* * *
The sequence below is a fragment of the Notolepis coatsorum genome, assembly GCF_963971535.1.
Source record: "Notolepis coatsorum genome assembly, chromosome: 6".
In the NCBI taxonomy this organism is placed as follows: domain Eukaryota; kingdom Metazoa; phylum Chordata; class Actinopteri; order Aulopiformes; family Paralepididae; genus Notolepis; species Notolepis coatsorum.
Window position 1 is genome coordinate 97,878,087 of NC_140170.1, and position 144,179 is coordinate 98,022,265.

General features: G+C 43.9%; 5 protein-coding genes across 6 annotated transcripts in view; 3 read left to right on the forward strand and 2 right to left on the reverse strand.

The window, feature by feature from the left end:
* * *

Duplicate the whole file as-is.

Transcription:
The sequence below is a fragment of the Notolepis coatsorum genome, assembly GCF_963971535.1.
Source record: "Notolepis coatsorum genome assembly, chromosome: 6".
In the NCBI taxonomy this organism is placed as follows: domain Eukaryota; kingdom Metazoa; phylum Chordata; class Actinopteri; order Aulopiformes; family Paralepididae; genus Notolepis; species Notolepis coatsorum.
Window position 1 is genome coordinate 97,878,087 of NC_140170.1, and position 144,179 is coordinate 98,022,265.

General features: G+C 43.9%; 5 protein-coding genes across 6 annotated transcripts in view; 3 read left to right on the forward strand and 2 right to left on the reverse strand.

The window, feature by feature from the left end: